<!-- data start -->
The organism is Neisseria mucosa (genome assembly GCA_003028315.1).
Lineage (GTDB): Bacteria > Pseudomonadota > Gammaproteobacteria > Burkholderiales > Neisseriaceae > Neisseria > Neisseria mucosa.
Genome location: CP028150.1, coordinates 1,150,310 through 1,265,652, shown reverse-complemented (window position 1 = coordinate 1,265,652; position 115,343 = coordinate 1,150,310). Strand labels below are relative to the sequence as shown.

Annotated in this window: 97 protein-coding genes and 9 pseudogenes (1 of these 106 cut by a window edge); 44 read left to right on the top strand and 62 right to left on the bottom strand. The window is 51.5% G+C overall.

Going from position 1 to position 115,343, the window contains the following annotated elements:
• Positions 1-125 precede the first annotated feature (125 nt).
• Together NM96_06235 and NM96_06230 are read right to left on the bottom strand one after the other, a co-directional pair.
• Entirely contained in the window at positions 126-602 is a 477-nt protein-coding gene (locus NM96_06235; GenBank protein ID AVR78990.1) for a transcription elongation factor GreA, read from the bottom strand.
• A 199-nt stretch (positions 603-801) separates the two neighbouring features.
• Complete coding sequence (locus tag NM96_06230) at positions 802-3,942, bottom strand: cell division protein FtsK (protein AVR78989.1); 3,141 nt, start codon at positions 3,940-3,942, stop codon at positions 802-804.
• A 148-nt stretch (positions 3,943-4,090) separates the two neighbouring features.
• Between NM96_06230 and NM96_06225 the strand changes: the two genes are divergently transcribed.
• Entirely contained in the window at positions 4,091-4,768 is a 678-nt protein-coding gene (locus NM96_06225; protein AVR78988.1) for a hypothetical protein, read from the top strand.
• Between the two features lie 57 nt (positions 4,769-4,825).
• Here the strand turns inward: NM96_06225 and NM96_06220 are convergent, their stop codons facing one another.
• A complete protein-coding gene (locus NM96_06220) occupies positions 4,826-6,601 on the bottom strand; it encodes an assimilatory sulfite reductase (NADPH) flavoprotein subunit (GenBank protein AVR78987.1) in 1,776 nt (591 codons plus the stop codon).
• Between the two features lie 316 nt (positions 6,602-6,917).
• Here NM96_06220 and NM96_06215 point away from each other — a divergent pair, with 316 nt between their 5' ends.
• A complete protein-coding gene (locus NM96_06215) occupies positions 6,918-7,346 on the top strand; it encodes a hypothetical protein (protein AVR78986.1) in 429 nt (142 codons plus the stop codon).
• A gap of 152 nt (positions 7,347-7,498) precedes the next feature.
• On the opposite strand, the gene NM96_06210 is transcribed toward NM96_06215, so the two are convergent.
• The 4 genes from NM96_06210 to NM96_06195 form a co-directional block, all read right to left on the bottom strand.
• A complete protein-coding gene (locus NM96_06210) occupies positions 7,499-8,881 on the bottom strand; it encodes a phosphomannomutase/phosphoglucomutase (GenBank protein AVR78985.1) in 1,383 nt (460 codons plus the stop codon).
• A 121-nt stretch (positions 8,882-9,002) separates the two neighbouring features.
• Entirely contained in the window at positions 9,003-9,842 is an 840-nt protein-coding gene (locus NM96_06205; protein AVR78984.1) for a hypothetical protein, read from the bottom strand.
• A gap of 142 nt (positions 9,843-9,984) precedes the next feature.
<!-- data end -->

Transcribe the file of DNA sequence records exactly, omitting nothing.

The organism is Neisseria mucosa (genome assembly GCA_003028315.1).
Lineage (GTDB): Bacteria > Pseudomonadota > Gammaproteobacteria > Burkholderiales > Neisseriaceae > Neisseria > Neisseria mucosa.
Genome location: CP028150.1, coordinates 1,150,310 through 1,265,652, shown reverse-complemented (window position 1 = coordinate 1,265,652; position 115,343 = coordinate 1,150,310). Strand labels below are relative to the sequence as shown.

Annotated in this window: 97 protein-coding genes and 9 pseudogenes (1 of these 106 cut by a window edge); 44 read left to right on the top strand and 62 right to left on the bottom strand. The window is 51.5% G+C overall.

Going from position 1 to position 115,343, the window contains the following annotated elements:
• Positions 1-125 precede the first annotated feature (125 nt).
• Together NM96_06235 and NM96_06230 are read right to left on the bottom strand one after the other, a co-directional pair.
• Entirely contained in the window at positions 126-602 is a 477-nt protein-coding gene (locus NM96_06235; GenBank protein ID AVR78990.1) for a transcription elongation factor GreA, read from the bottom strand.
• A 199-nt stretch (positions 603-801) separates the two neighbouring features.
• Complete coding sequence (locus tag NM96_06230) at positions 802-3,942, bottom strand: cell division protein FtsK (protein AVR78989.1); 3,141 nt, start codon at positions 3,940-3,942, stop codon at positions 802-804.
• A 148-nt stretch (positions 3,943-4,090) separates the two neighbouring features.
• Between NM96_06230 and NM96_06225 the strand changes: the two genes are divergently transcribed.
• Entirely contained in the window at positions 4,091-4,768 is a 678-nt protein-coding gene (locus NM96_06225; protein AVR78988.1) for a hypothetical protein, read from the top strand.
• Between the two features lie 57 nt (positions 4,769-4,825).
• Here the strand turns inward: NM96_06225 and NM96_06220 are convergent, their stop codons facing one another.
• A complete protein-coding gene (locus NM96_06220) occupies positions 4,826-6,601 on the bottom strand; it encodes an assimilatory sulfite reductase (NADPH) flavoprotein subunit (GenBank protein AVR78987.1) in 1,776 nt (591 codons plus the stop codon).
• Between the two features lie 316 nt (positions 6,602-6,917).
• Here NM96_06220 and NM96_06215 point away from each other — a divergent pair, with 316 nt between their 5' ends.
• A complete protein-coding gene (locus NM96_06215) occupies positions 6,918-7,346 on the top strand; it encodes a hypothetical protein (protein AVR78986.1) in 429 nt (142 codons plus the stop codon).
• A gap of 152 nt (positions 7,347-7,498) precedes the next feature.
• On the opposite strand, the gene NM96_06210 is transcribed toward NM96_06215, so the two are convergent.
• The 4 genes from NM96_06210 to NM96_06195 form a co-directional block, all read right to left on the bottom strand.
• A complete protein-coding gene (locus NM96_06210) occupies positions 7,499-8,881 on the bottom strand; it encodes a phosphomannomutase/phosphoglucomutase (GenBank protein AVR78985.1) in 1,383 nt (460 codons plus the stop codon).
• A 121-nt stretch (positions 8,882-9,002) separates the two neighbouring features.
• Entirely contained in the window at positions 9,003-9,842 is an 840-nt protein-coding gene (locus NM96_06205; protein AVR78984.1) for a hypothetical protein, read from the bottom strand.
• A gap of 142 nt (positions 9,843-9,984) precedes the next feature.